OSAF stands for the globally well known South American Association for the promotion of thoroughbred racehorse breeding. An entity that horse breeding institutions of Argentina, Brazil, Chile, Columbia, Ecuador, Paraguay, Peru, Uruguay and Venezuela within the horse racing world OSAF is South America’s synonym. It was incorporated in May 1958, three years before Marcel Boussac and Jean Romanet organized the first committee of today’s fundamental international federation of horse racing authority.
OSAF actively participated in that process from the very start. OSAF represents a young and vigorous South American horse racing sector. A consolidated industry whose main characteristic is being the world’s breeder and supplier of thoroughbred race horses with successful outcomes since the first decades of the 20th century. Due to the generosity of many of its regions South America is very well known for its production of commodities, it’s agro-industrial profile and it’s products of excellence among others – the thoroughbred race-horse leading all equine breeds. Such top quality is due to the unparalleled natural conditions of most of the country’s subcontinent in addition to the ancient expertise that man has with horses. This man-horse relationship has its origin in the times of the conquest and today represents the distinctive value of the people of the region related to the breeding, training and riding of thoroughbred race horses. Today’s performance of the horses, born in our countries and every global race tracks is the result of a diversity of factors.
“Candy Ride, the Argentinean bred and Julie Crone win the Pacific Classic, medallion….”
The first of these factors is the enthusiasm that races cause since the very start, enthusiasm that increased when races began to be organized in the English style and within the environment of the race track. This passion, together with the competition itself and significant investments provided the basement for South American element in which Argentina, Brazil, Chile and Uruguay contributed in a high percentage. This explains the exports of the best European breeds long before the end of the 19th century. Since then, excellence has been the target. Mestistos, mixed breed horses were replaced by thoroughbred horses through an intensive, selective and rigorous process that lasted in time. Argentina has imported memorable horses such as Cyllene whose import impacted on the British parliament due to the loss that this represented to the Crown. As a symbol of those first steps in South America’s horse racing, the first race horse tracks were designed, mostly after the initiatives of British residents. Belgrano racetrack in Buenos Aires was one of the first and best organized and then after some time Palermo racetrack was built nearby. Inside the Santiago de Chile the Club Hipico was created and together with Belmonte Park in New York represented the first horse race track in America. The whole process was in line with the European traditions.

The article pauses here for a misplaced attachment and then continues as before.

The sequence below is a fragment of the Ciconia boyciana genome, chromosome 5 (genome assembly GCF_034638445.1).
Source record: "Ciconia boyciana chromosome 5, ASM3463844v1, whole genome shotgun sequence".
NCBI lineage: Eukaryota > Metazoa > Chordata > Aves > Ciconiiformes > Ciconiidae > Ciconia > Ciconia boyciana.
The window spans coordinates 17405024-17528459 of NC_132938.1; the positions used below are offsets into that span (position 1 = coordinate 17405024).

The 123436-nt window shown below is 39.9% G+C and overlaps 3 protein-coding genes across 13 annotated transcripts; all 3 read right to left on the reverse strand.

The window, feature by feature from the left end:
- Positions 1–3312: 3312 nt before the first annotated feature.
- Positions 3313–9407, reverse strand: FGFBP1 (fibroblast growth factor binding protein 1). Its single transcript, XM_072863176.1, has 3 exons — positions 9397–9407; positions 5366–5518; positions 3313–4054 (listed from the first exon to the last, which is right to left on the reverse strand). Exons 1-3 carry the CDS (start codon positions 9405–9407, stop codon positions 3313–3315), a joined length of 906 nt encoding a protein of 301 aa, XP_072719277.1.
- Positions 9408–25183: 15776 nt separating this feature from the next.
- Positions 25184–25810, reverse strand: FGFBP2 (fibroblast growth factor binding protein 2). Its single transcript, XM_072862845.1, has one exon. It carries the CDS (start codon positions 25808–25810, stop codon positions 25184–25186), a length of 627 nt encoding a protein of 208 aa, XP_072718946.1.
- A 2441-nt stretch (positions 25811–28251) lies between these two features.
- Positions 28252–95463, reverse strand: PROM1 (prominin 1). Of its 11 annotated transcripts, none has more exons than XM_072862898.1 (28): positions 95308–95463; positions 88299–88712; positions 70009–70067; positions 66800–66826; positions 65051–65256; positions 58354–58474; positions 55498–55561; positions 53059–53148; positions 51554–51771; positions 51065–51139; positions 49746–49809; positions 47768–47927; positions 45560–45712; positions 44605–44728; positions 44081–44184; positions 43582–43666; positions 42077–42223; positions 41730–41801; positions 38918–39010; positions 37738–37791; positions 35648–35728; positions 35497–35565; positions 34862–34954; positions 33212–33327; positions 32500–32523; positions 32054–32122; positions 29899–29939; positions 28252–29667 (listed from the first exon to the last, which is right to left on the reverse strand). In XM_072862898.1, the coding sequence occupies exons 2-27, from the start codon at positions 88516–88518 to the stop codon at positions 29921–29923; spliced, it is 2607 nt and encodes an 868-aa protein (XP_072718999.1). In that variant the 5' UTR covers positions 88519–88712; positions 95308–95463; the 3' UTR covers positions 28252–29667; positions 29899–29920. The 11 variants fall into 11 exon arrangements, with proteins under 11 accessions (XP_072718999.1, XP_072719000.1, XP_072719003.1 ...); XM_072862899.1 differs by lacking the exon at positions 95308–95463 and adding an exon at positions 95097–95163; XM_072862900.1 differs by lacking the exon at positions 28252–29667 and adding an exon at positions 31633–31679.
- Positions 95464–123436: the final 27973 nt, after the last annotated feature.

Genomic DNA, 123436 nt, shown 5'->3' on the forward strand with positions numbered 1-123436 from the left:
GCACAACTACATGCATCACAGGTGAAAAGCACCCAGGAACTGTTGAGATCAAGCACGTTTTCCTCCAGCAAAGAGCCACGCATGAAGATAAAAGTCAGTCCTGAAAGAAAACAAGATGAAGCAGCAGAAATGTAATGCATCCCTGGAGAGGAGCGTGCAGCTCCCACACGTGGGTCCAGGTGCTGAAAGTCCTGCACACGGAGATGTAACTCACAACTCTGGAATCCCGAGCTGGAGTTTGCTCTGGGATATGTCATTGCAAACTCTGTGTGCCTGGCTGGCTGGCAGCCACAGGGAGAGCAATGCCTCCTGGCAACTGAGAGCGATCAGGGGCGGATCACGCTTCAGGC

Regarding the architecture and organizational and statutory aspects, by the end of the 19th century an organized horse racing activity was born in several countries as a result of the efforts of talking clubs among them, Argentineans. Champions emerged soon after that and all showed need for quality horses set their eyes on South America. Constant would be export activities started taking place mainly of the classic winners of the region. With time, farming activity became an industry and today employs hundreds of thousands of people. In 2006, the production in South America accounted for approximately 16,000 thoroughbred racehorses representing 13% of the world’s breed production with almost 25,000 races performed. Nearly 30,000 horses compete in regional scenarios – San Isidro, Palermo and La Plata in Argentina; La Gavea and Cidade Jardim in Brazil; Club Hipico and Hipodromo Chile and Valparaiso Sporting Club in Chile; Monterrico in Peru; Maronas in Uruguay and La Rinconada in Venezuela, where classic racers are the basis for the selection process in each country and the launching platform of South American horses to foreign countries.
Lion Mauls Woman
You have to see this video to believe it. What first looks like a lion about to attack, is actually an African lion bonding with its rescuer with a hug and a kiss. This heartwarming footage comes to us from a sanctuary in Colombia.